When a person decides to relocate from one place to another in the hopes that the move will fix his or her problems, it is said that person is seeking a geographical cure. While getting a fresh start can work in some instances, we all have issues and responsibilities from which we cannot escape no matter how far we travel.
A case in point is the responsibility that a parent may have to pay child support. Once an amount is set, the paying parent is required to continue making payments regardless of personal circumstances. This remains true unless the agreement is for some reason modified or simply comes to a conclusion.
Still, sometimes a parent may attempt to get out of paying by moving to another state, believing that he or she is no longer under the jurisdiction of the court that set the terms.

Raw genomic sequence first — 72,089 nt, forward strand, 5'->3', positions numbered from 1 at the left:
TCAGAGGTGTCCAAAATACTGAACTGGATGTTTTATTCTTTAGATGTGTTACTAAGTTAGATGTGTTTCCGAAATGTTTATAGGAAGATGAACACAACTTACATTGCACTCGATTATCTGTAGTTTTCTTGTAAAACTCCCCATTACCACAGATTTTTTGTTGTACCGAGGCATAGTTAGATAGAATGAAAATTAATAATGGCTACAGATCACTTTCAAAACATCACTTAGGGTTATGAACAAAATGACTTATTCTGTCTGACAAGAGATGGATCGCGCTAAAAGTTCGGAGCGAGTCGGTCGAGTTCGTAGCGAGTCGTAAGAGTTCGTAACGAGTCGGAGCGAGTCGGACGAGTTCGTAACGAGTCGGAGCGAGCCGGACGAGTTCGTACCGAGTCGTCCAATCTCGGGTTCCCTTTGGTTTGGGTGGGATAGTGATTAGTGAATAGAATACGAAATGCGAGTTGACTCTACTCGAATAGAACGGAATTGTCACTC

But the failure to pay child support is a federal crime, regardless if the payer is in a different state from the payee. The Uniform Interstate Family Support Act maintains that so long as your child's other parent is under the personal jurisdiction of your state, you can request the court to enforce the support order. If the paying parent is not under the jurisdiction of your state, you can ask the court to forward the order for enforcement to the other state.
There are other legal statutes in place to help ensure the integrity of child support orders is maintained. Sometimes, a parent may need help in having these statutes applied.
If your ex-spouse has relocated to another state and is not meeting his or her support obligations, you may consider soliciting the assistance of a family law attorney. The attorney could help locate your ex and work toward having the support orders enforced.